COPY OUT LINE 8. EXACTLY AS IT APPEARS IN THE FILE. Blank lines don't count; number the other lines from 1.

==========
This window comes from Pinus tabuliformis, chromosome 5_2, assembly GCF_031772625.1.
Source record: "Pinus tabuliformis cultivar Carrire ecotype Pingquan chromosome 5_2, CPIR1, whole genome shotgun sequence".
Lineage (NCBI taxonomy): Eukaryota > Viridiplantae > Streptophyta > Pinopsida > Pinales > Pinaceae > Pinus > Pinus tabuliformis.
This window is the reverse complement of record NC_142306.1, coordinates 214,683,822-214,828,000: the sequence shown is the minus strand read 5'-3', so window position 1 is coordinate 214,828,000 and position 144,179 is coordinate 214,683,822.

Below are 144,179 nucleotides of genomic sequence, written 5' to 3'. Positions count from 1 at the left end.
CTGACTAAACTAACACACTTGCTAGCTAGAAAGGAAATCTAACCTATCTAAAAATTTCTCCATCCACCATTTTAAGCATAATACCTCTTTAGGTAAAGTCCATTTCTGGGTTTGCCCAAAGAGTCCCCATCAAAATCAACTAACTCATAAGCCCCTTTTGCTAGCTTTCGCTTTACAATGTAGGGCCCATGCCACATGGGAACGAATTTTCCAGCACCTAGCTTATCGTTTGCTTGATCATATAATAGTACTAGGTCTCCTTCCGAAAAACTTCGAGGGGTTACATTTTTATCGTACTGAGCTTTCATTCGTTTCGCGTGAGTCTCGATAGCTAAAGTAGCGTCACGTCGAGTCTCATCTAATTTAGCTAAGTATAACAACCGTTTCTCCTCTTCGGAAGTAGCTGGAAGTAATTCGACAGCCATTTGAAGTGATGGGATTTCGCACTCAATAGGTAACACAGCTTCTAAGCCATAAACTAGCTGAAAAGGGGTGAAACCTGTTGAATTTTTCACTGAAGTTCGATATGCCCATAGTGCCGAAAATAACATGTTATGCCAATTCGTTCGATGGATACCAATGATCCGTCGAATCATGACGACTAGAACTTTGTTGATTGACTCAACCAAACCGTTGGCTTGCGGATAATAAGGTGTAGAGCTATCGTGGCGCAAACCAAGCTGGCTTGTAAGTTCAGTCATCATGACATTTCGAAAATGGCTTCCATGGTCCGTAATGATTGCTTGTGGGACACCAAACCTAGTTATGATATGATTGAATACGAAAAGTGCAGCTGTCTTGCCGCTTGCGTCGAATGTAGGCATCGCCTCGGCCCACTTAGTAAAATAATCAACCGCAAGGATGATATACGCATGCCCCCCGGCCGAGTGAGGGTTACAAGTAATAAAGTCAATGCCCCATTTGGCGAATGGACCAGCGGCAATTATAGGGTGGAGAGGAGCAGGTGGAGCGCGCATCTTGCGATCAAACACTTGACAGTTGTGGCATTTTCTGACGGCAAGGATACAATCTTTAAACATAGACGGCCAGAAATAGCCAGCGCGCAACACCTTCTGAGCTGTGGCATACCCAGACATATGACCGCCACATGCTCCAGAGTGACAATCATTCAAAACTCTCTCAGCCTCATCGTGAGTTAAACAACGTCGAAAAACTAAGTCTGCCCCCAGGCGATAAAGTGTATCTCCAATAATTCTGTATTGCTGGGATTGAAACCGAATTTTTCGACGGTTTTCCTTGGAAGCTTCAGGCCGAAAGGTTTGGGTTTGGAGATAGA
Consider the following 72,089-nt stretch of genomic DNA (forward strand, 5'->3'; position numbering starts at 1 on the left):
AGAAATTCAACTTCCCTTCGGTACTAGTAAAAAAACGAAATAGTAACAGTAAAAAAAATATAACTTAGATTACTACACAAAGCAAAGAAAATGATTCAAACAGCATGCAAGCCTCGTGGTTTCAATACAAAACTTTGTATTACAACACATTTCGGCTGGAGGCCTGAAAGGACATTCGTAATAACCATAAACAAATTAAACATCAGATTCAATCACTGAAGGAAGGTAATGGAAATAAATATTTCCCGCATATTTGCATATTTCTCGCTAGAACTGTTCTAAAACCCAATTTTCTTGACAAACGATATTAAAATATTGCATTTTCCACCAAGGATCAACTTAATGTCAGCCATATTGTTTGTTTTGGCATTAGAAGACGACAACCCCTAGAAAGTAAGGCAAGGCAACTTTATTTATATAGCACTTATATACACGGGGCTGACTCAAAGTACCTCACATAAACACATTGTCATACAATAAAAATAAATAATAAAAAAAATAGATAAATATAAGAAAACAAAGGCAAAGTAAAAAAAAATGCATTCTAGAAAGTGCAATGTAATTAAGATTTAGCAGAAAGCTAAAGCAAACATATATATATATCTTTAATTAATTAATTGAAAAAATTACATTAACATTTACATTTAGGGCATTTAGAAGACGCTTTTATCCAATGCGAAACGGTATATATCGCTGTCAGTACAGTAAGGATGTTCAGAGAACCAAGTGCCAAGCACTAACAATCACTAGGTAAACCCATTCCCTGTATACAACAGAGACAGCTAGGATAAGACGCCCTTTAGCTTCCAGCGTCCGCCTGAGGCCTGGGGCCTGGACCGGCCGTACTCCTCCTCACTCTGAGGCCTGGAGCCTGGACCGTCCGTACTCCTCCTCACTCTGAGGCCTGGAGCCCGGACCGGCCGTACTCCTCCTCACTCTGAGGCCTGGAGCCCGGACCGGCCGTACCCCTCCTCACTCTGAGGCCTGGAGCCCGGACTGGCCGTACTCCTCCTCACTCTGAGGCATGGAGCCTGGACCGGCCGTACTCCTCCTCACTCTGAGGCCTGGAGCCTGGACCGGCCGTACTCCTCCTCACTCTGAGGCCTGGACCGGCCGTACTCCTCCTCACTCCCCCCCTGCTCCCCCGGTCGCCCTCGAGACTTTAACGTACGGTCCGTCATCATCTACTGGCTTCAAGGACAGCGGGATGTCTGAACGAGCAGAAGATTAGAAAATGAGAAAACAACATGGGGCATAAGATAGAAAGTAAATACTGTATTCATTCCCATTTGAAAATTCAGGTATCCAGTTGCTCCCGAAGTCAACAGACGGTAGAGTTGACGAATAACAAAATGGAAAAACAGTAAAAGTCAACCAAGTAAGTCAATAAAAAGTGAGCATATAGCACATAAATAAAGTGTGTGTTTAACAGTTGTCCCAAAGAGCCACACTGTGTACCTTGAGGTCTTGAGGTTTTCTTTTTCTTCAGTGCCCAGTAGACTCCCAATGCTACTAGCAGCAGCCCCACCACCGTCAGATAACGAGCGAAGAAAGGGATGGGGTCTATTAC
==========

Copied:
AGAAATTCAACTTCCCTTCGGTACTAGTAAAAAAACGAAATAGTAACAGTAAAAAAAATATAACTTAGATTACTACACAAAGCAAAGAAAATGATTCAAACAGCATGCAAGCCTCGTGGTTTCAATACAAAACTTTGTATTACAACACATTTCGGCTGGAGGCCTGAAAGGACATTCGTAATAACCATAAACAAATTAAACATCAGATTCAATCACTGAAGGAAGGTAATGGAAATAAATATTTCCCGCATATTTGCATATTTCTCGCTAGAACTGTTCTAAAACCCAATTTTCTTGACAAACGATATTAAAATATTGCATTTTCCACCAAGGATCAACTTAATGTCAGCCATATTGTTTGTTTTGGCATTAGAAGACGACAACCCCTAGAAAGTAAGGCAAGGCAACTTTATTTATATAGCACTTATATACACGGGGCTGACTCAAAGTACCTCACATAAACACATTGTCATACAATAAAAATAAATAATAAAAAAAATAGATAAATATAAGAAAACAAAGGCAAAGTAAAAAAAAATGCATTCTAGAAAGTGCAATGTAATTAAGATTTAGCAGAAAGCTAAAGCAAACATATATATATATCTTTAATTAATTAATTGAAAAAATTACATTAACATTTACATTTAGGGCATTTAGAAGACGCTTTTATCCAATGCGAAACGGTATATATCGCTGTCAGTACAGTAAGGATGTTCAGAGAACCAAGTGCCAAGCACTAACAATCACTAGGTAAACCCATTCCCTGTATACAACAGAGACAGCTAGGATAAGACGCCCTTTAGCTTCCAGCGTCCGCCTGAGGCCTGGGGCCTGGACCGGCCGTACTCCTCCTCACTCTGAGGCCTGGAGCCTGGACCGTCCGTACTCCTCCTCACTCTGAGGCCTGGAGCCCGGACCGGCCGTACTCCTCCTCACTCTGAGGCCTGGAGCCCGGACCGGCCGTACCCCTCCTCACTCTGAGGCCTGGAGCCCGGACTGGCCGTACTCCTCCTCACTCTGAGGCATGGAGCCTGGACCGGCCGTACTCCTCCTCACTCTGAGGCCTGGAGCCTGGACCGGCCGTACTCCTCCTCACTCTGAGGCCTGGACCGGCCGTACTCCTCCTCACTCCCCCCCTGCTCCCCCGGTCGCCCTCGAGACTTTAACGTACGGTCCGTCATCATCTACTGGCTTCAAGGACAGCGGGATGTCTGAACGAGCAGAAGATTAGAAAATGAGAAAACAACATGGGGCATAAGATAGAAAGTAAATACTGTATTCATTCCCATTTGAAAATTCAGGTATCCAGTTGCTCCCGAAGTCAACAGACGGTAGAGTTGACGAATAACAAAATGGAAAAACAGTAAAAGTCAACCAAGTAAGTCAATAAAAAGTGAGCATATAGCACATAAATAAAGTGTGTGTTTAACAGTTGTCCCAAAGAGCCACACTGTGTACCTTGAGGTCTTGAGGTTTTCTTTTTCTTCAGTGCCCAGTAGACTCCCAATGCTACTAGCAGCAGCCCCACCACCGTCAGATAACGAGCGAAGAAAGGGATGGGGTCTATTAC